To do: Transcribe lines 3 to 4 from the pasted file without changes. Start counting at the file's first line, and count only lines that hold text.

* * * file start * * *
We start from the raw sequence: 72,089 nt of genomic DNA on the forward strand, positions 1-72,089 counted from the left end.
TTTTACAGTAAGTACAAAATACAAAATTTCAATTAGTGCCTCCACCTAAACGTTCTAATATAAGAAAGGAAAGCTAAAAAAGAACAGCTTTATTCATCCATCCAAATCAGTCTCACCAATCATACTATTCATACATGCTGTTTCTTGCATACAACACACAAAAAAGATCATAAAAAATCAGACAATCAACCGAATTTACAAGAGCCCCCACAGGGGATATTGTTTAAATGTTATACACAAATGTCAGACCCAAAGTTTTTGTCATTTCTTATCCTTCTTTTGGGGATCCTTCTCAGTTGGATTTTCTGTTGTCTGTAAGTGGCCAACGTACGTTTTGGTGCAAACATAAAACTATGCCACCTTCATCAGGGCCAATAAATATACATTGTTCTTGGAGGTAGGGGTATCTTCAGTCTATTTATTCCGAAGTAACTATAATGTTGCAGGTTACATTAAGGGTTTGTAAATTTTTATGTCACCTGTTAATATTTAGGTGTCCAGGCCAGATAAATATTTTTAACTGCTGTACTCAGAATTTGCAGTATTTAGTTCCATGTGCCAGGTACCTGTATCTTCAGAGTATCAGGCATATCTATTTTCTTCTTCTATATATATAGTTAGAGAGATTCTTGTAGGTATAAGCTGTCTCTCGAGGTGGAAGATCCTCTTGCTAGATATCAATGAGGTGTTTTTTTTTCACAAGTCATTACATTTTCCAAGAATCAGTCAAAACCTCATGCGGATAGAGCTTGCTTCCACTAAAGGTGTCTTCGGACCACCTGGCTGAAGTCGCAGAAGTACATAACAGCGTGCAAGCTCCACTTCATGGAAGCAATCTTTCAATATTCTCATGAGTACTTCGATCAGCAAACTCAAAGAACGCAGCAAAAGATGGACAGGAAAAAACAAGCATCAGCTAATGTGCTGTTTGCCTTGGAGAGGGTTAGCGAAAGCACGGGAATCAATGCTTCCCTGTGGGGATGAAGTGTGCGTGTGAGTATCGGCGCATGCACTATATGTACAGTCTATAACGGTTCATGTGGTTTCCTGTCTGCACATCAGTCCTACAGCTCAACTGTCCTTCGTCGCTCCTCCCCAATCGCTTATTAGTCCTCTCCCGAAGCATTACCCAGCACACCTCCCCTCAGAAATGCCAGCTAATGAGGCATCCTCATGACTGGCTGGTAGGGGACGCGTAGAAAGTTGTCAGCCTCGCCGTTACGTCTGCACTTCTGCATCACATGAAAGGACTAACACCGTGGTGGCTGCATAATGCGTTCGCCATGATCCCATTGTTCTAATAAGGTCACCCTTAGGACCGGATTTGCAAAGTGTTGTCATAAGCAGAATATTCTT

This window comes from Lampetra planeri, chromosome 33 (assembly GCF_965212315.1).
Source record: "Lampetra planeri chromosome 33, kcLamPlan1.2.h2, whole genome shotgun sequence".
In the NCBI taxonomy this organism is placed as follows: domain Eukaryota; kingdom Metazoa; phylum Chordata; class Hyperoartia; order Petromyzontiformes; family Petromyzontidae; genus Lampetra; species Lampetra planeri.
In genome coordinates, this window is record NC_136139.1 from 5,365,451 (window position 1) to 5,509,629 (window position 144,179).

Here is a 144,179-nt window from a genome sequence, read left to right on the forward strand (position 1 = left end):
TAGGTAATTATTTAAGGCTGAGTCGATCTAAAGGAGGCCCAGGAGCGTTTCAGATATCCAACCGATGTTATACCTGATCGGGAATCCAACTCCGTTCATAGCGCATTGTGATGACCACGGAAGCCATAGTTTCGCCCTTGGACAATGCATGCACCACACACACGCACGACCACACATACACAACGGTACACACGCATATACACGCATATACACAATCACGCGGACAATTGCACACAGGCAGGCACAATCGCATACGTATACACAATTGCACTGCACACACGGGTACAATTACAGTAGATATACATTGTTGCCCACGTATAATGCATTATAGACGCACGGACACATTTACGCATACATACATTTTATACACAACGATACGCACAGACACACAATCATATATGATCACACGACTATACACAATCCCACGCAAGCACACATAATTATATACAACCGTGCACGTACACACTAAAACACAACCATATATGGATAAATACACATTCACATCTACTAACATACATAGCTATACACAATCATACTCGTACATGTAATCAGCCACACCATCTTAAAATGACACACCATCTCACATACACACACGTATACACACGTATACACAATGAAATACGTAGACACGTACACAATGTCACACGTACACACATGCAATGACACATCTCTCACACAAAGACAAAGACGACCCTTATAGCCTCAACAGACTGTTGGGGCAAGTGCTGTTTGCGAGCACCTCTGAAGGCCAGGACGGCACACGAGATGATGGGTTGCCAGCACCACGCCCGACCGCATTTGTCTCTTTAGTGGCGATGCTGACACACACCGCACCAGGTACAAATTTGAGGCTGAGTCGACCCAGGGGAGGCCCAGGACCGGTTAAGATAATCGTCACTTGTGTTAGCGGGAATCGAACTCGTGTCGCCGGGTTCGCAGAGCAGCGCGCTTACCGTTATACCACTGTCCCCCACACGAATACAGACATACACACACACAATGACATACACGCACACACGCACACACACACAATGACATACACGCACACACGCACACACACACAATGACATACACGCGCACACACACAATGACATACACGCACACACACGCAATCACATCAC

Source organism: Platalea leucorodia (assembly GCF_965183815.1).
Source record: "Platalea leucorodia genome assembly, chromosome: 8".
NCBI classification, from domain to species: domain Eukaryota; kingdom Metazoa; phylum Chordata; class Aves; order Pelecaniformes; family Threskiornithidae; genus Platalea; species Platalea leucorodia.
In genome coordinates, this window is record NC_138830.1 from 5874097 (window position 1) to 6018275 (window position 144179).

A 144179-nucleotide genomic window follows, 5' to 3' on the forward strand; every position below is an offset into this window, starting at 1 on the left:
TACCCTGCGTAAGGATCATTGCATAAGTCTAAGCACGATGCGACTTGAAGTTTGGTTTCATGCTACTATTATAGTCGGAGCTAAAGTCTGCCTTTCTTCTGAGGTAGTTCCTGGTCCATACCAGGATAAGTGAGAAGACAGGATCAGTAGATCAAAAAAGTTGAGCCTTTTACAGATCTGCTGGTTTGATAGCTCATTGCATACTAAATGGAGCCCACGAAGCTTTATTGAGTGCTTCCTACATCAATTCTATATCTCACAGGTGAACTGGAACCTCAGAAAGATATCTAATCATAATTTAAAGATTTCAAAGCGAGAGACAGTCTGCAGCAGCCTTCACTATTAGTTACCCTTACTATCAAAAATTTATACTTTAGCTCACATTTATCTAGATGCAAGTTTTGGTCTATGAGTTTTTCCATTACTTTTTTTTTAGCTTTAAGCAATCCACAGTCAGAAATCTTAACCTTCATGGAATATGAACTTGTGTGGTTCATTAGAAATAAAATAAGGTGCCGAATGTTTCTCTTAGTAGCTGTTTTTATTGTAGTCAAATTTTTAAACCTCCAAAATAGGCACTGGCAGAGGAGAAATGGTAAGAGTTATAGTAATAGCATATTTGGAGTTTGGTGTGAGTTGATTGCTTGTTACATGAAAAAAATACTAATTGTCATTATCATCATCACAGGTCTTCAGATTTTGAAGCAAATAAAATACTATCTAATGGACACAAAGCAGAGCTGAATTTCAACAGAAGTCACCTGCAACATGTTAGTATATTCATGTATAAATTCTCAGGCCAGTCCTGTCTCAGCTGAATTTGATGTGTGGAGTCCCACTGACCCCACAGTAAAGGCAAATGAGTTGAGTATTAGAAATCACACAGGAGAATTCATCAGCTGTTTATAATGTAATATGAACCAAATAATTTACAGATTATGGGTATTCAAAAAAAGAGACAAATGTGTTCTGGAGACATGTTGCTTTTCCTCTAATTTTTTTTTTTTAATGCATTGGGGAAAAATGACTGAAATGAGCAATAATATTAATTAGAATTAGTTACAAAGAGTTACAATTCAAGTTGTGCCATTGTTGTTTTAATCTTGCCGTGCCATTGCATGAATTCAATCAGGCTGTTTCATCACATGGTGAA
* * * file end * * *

This window comes from Lampetra planeri, chromosome 33 (assembly GCF_965212315.1).
Source record: "Lampetra planeri chromosome 33, kcLamPlan1.2.h2, whole genome shotgun sequence".